Jerez de la Frontera, one of the cradles of flamenco, is celebrating the 50th edition of its renowned flamenco festival Fiesta de La Bulería de Jerez. The shows begin today, August 24th and will run until August 26th. Performances take place at the Alcázar de Jerez. This year’s festival is dedicated to Juan de la Plata.
Today, the Festival of the Festival de la Bulería Joven (the young buleria festival) is titled ‘Bodas de Oro,’ directed by Pedro Garrido ‘Niño de la Fragua.’ The show will honor the most outstanding flamenco vocalists, dancers and guitarists that have performed at Festival of the Bulería in its 50 years. The second part ‘Canta Jerez’ (Jerez Sings) will showcase the current young flamenco cantaores (male singers) and cantaoras (female singers) along with more experienced artists.
On Friday, August 25, the Fiesta de la Bulería again opens its borders to other sister municipalities, including a show dedicated to iconic singer Camarón de la Isla, titled ‘Jerez, Cádiz and the Ports, to Camarón’, directed by Diego Magallanes. The show is a province of Cadiz tribute to José Monge Cruz (Camarón).
On Saturday, August 26, the week of the Festival of the Bulería will culminate with the grand final show that, under the title ‘La tierra y el cante’ (the earth and song) with Pepe del Morao as artistic director and Juan Alfonso Romero as executive producer.
Throughout the festival, flamenco dance and guitar workshops will be available.
The festival held a flamenco dance flashmob on August 21.
Mayte Martin is one of the most versatile cantaoras (flamenco singers) of her generation. She is capable of performing the most difficult styles of her repertoire with equal talent and without falling for the clichés linked to flamenco cante. She takes time to explore all of the possibilities for beauty and expression in each cante.
For her interpretive work is above all an exercise in ̶interior listening” a kind of mental composition that must later be re-created with the voice. Mayte controls the ̶micro-intervals”, the melismas that are interspersed between prolonged notes and that give her cante a fluidity and an unusual melodic elegance.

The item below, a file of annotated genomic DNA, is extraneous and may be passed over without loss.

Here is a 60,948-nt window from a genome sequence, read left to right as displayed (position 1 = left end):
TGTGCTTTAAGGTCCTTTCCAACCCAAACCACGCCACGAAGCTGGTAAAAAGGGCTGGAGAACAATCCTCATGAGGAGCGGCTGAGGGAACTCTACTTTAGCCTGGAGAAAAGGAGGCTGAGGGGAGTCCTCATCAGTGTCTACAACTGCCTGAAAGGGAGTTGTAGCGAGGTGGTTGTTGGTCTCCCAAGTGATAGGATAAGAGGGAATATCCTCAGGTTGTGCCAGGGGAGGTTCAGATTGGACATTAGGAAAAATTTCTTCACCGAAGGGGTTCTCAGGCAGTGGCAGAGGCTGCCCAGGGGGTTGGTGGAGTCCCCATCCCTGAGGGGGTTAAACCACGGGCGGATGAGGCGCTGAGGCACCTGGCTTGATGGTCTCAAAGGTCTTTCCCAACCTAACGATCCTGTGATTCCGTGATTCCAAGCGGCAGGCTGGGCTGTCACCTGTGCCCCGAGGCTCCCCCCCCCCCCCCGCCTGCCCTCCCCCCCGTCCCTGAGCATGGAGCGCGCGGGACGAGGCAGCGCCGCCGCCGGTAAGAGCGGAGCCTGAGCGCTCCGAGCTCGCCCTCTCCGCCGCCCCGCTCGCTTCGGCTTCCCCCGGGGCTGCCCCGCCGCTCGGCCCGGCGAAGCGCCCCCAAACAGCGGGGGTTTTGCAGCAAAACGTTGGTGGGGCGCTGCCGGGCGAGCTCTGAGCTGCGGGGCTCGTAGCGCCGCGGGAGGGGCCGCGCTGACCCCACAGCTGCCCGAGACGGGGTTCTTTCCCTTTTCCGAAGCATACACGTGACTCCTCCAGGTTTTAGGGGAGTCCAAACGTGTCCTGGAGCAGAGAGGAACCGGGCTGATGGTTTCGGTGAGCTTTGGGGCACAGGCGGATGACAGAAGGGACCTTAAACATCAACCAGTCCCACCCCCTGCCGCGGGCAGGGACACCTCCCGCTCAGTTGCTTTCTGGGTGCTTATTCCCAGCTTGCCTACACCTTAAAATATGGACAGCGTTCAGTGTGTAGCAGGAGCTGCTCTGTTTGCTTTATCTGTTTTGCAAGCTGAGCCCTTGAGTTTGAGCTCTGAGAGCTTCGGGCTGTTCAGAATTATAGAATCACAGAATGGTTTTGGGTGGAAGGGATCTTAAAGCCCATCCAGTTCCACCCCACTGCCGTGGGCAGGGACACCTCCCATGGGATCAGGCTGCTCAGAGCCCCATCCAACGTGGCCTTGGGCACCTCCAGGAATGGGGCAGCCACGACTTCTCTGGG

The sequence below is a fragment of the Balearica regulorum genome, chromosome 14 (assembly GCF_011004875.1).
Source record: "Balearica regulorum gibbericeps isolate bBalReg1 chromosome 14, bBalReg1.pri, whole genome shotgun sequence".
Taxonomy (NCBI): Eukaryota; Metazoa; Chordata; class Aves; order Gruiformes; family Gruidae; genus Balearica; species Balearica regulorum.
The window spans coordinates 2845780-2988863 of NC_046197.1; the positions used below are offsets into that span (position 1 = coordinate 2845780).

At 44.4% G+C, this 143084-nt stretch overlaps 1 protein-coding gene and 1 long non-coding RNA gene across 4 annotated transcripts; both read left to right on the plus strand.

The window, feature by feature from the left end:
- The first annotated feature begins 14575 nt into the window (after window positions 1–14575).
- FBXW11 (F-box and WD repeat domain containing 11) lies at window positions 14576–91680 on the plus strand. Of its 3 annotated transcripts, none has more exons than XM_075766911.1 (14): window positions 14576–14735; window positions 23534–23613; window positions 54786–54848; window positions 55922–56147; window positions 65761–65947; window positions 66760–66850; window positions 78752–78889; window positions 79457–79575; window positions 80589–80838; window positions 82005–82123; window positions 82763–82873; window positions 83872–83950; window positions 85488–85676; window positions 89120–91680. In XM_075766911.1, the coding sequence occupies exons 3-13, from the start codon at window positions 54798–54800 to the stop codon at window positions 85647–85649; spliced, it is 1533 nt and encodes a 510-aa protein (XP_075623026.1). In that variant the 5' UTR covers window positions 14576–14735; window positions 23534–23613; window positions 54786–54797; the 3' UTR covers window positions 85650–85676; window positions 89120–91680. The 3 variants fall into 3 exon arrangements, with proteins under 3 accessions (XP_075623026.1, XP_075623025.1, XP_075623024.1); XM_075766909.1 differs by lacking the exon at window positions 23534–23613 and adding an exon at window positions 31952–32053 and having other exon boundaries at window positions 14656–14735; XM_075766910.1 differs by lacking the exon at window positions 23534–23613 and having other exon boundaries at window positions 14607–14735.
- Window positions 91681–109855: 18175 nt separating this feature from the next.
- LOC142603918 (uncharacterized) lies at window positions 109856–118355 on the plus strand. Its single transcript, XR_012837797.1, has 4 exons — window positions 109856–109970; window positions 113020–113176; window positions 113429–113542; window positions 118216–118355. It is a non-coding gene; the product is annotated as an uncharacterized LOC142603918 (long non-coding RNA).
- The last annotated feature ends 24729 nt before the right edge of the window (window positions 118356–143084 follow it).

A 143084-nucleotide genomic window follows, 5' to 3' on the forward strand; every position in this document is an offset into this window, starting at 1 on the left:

Mayte exudes an expressive and personal style founded on a classic base. Mayte recorded a boleros album with Tete Montoliú and wrote a handful of songs for string quintets before meeting the dancer Belén Maya. Their meeting resulted in the forging of one of the most important and unusual artistic unions in today’s flamenco.
Mayte’s recording, Querencia, with Drac-Virgin Records, provides an in-depth look at the essence of cante and Mayte’s own restlessness as an artist.
Querencia adds rhythmic emphasis without falling into festive clichés. It gives melodiousness to the most solemn of flamenco styles without loosing a speck of depth.
Translated by Rita Granda
Muy Fragil (K Industria Cultural, 1994) Free Boleros (K Industria Cultural, 1996)
Querencia (Virgin Records, 2000) Tiempo de Amar (Virgin Records, 2002)
De fuego y de agua (KLM, 2008)
Al cantar a Manuel (Nuevos Medios, 2009)
Cosas de dos (2012)
Matto Congrio was one of the most important modern Celtic bands in Galicia (Spain) in the early 1990s. Its only album Matto Congrio released in 1993 was an exciting combination of Galician Celtic music with Irish music, rock, salsa, samba and reggae. The album was recorded in Dublin and featured top Irish musicians as guests, including Paddy Moloney on the uilleann pipes.
The group’s founders Carlos Núñez, Santiago Cribeiro and Anxo Lois Pinto were all graduates of the Obradoiro Escola de Gaitas e Zanfonas de Vigo (Vigo School of Bagpipes and Hurdy Gurdies) the most important school in the development of new Galician musicians. After Matto Congrio disbanded Carlos Núñez went on to become one of the most sought after pipers and flautists in international Celtic music. In addition to touring worldwide with The Chieftains he has recorded solo albums for major labels and is a frequent guest in many recordings.
Former Matto Congrio members Santiago Cribeiro, Anxo Lois Pinto and Isaac Palacin formed a new group called Berrogüetto which became one of the top contemporary Galician folk music bands.